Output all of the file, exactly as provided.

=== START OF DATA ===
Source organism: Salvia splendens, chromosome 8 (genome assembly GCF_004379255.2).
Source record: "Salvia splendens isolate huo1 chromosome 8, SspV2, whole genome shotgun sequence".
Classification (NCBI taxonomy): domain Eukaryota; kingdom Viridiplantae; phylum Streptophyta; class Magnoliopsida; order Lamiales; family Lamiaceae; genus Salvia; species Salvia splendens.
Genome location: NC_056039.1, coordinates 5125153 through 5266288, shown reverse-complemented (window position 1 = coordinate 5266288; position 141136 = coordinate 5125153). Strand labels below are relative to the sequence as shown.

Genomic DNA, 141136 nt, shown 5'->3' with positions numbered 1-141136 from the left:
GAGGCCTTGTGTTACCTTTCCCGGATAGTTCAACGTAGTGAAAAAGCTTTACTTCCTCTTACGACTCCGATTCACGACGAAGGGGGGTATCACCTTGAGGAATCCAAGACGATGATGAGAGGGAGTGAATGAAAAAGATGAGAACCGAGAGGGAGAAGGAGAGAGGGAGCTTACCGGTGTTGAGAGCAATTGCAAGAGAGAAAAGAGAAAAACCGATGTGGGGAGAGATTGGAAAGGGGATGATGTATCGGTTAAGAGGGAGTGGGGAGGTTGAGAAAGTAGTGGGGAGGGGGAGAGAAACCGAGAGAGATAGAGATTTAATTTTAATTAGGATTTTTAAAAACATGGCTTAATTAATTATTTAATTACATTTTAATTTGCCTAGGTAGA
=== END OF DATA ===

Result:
Source organism: Salvia splendens, chromosome 8 (genome assembly GCF_004379255.2).
Source record: "Salvia splendens isolate huo1 chromosome 8, SspV2, whole genome shotgun sequence".
Classification (NCBI taxonomy): domain Eukaryota; kingdom Viridiplantae; phylum Streptophyta; class Magnoliopsida; order Lamiales; family Lamiaceae; genus Salvia; species Salvia splendens.
Genome location: NC_056039.1, coordinates 5125153 through 5266288, shown reverse-complemented (window position 1 = coordinate 5266288; position 141136 = coordinate 5125153). Strand labels below are relative to the sequence as shown.

Genomic DNA, 141136 nt, shown 5'->3' with positions numbered 1-141136 from the left:
GAGGCCTTGTGTTACCTTTCCCGGATAGTTCAACGTAGTGAAAAAGCTTTACTTCCTCTTACGACTCCGATTCACGACGAAGGGGGGTATCACCTTGAGGAATCCAAGACGATGATGAGAGGGAGTGAATGAAAAAGATGAGAACCGAGAGGGAGAAGGAGAGAGGGAGCTTACCGGTGTTGAGAGCAATTGCAAGAGAGAAAAGAGAAAAACCGATGTGGGGAGAGATTGGAAAGGGGATGATGTATCGGTTAAGAGGGAGTGGGGAGGTTGAGAAAGTAGTGGGGAGGGGGAGAGAAACCGAGAGAGATAGAGATTTAATTTTAATTAGGATTTTTAAAAACATGGCTTAATTAATTATTTAATTACATTTTAATTTGCCTAGGTAGA